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  9. It was such an enjoyable book. I bought it last Saturday and read it immediately. I especially like the details in the book. The way Darcy is irritated with Peebles and vice versa. After Darcy’s proposal, his writing changed too. Calling Elizabeth as E similar to the way he fondly refers to his sister as G. Also, there were some funny and romantic one liners. There was an entry in his diary that says “Too LOW to write today” after Elizabeth’s rejected his proposal. Hilarious!

    Reading this well written book makes me want to read Pride and Prejudice again.

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  11. I’m a little peeved at the moment. I’ve always thought that it would be waste of time to try and re-create Mr. Darcy as he was written by Jane Austen. It’s like trying to re-create poetry that was written by someone else a century ago.

    I’ve read all the reviews on Amanda Grange’s cover of Mr. Darcy’s Diary and they all seem very positive but I’m not sure if I can trust myself to go into it with an open mind. I will buy both books, Maya’s and Amanda’s, and I will try to remain open minded. But I’m not promising anything :)

    You’re review was very insightful and it’s nice to have this opinion as a warning of sorts before I imerse myself into that world again. :)

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  12. Finally got around to this and read through it in one seating! =) I was that enthralled, so thanks LA for the recommendation.

    I can understand the controversies that this re-telling has caused, but I never imagined Darcy to be a saint. But what did disturb me was Darcy’s continued friendship with Byron after witnessing the ‘violent’ incident perpetrated by Byron and Wickham when they were just 14. With Wickham, fate seemed to bind them together — Wickham was in his father’s favor and the whole unfortunate incident with Georgiana — but with Byron? Not only does Darcy’s judgement of people come into question, but more importantly, his moral compass and integrity. I just never considered this reprehensible aspect of his character. Maybe that’s why he is such good friends with Bingley? Darcy knows he is in need of someone with a stronger moral fiber to be his inner voice, which Bingley does become at the end.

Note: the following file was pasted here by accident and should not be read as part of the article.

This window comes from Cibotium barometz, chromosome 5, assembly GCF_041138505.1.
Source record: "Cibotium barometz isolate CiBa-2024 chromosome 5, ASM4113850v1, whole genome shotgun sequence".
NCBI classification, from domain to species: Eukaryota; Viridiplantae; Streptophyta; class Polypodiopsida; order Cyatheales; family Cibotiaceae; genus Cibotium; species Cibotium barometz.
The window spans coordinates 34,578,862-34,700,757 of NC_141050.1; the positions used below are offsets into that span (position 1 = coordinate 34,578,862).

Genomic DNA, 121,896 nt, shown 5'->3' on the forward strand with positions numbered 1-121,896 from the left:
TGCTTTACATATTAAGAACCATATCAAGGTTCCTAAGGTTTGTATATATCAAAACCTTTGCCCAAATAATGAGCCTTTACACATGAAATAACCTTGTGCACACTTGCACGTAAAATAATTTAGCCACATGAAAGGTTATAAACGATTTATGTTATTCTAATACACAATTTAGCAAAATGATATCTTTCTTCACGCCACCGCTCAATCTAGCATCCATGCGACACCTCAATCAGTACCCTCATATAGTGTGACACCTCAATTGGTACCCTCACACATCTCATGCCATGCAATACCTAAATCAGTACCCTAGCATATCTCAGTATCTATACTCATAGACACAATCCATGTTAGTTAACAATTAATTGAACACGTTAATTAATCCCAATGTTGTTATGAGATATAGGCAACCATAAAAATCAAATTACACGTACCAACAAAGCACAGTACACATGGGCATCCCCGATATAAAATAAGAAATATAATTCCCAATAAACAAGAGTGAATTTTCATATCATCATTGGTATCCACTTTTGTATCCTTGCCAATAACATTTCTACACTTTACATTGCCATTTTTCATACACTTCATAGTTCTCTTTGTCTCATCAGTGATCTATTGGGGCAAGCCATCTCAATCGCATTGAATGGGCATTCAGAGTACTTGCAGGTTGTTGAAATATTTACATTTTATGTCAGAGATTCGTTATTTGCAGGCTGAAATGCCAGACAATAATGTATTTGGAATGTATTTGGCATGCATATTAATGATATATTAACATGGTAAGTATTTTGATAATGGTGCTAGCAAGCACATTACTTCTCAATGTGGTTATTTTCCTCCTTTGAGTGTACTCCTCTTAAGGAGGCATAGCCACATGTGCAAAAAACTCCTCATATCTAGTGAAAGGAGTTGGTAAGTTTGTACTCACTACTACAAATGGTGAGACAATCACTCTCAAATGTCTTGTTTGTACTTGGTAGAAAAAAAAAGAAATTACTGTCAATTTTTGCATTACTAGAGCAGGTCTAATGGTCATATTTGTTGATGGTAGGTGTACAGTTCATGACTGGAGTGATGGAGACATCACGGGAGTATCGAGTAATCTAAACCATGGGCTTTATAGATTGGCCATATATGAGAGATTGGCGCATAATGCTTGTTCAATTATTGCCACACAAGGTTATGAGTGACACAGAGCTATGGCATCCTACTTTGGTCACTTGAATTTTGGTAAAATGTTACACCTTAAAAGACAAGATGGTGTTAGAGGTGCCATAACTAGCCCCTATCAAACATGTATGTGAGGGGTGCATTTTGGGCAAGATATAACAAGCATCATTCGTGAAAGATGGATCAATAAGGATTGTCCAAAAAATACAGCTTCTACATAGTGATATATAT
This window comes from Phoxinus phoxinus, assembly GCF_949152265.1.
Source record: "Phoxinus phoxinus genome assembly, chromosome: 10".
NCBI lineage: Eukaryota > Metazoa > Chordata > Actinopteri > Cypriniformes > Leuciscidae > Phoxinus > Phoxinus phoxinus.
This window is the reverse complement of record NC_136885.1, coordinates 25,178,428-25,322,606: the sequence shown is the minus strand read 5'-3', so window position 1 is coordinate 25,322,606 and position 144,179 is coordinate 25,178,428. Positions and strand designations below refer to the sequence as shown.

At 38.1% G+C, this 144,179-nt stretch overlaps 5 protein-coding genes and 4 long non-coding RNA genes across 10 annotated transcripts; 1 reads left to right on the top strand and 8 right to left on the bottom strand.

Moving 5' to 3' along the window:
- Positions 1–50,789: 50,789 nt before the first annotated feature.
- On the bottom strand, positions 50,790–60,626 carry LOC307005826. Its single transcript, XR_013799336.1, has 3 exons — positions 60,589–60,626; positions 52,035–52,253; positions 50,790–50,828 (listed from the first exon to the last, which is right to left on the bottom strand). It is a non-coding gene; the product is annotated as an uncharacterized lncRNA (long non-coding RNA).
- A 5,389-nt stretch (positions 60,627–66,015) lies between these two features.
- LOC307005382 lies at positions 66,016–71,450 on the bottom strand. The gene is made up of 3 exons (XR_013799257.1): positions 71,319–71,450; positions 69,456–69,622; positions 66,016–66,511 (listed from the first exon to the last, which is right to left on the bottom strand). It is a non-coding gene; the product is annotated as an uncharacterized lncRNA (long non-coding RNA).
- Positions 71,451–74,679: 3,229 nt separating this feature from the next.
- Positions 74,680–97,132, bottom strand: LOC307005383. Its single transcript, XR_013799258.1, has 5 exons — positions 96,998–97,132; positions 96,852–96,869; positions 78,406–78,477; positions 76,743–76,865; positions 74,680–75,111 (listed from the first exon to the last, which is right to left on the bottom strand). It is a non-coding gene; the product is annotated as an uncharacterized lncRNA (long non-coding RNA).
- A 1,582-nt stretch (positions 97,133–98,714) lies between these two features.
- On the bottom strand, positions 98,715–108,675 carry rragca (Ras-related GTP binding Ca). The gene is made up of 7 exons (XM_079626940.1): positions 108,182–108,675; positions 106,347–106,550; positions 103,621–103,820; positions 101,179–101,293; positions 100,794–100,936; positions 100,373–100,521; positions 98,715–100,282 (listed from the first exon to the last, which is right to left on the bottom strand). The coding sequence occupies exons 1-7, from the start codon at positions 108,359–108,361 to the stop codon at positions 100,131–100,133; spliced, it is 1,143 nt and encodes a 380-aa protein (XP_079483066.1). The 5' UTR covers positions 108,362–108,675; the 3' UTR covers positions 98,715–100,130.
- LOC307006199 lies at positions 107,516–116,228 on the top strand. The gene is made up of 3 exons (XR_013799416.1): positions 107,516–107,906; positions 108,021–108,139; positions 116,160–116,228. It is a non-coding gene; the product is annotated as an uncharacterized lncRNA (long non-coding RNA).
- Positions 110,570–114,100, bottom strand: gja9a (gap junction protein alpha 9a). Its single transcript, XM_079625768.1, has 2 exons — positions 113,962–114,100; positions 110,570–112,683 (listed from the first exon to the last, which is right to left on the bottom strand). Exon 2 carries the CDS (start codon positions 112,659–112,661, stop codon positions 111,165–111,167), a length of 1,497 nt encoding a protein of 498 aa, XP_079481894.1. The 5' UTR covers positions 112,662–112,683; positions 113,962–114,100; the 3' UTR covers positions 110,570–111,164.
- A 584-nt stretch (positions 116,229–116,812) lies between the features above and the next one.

One question though, Laurel Ann, regarding the Editor’s Note in the end: Is the discovery for real? Or still part of the woven fiction?

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    • Joanna – glad you liked it. The Byron thing was disturbing and not quite right with our traditional view – but I still really enjoyed this book.

      The story at the end about the discovery of the diary is part of the story and fictional. The author is so convincing in her description that I understand why you thought the story true. Nice complement to her.

      LA

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      • Indeed, that ending is an ingenious touch by Slater! =)

        I thought Darcy being friends with Byron is quite a creative turn, but then, one can’t be friends with Byron without delving into the darker psyche of
        Darcy. ;-)

        Thanks again, LA!